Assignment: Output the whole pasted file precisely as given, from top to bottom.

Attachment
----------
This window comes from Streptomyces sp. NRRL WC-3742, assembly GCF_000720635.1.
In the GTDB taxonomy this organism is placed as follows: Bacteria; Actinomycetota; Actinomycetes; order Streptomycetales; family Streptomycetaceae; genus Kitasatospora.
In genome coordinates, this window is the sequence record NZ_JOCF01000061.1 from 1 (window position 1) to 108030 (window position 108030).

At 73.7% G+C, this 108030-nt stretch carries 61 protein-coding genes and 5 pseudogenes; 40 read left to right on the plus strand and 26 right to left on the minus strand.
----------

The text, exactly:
This window comes from Streptomyces sp. NRRL WC-3742, assembly GCF_000720635.1.
In the GTDB taxonomy this organism is placed as follows: Bacteria; Actinomycetota; Actinomycetes; order Streptomycetales; family Streptomycetaceae; genus Kitasatospora.
In genome coordinates, this window is the sequence record NZ_JOCF01000061.1 from 1 (window position 1) to 108030 (window position 108030).

At 73.7% G+C, this 108030-nt stretch carries 61 protein-coding genes and 5 pseudogenes; 40 read left to right on the plus strand and 26 right to left on the minus strand.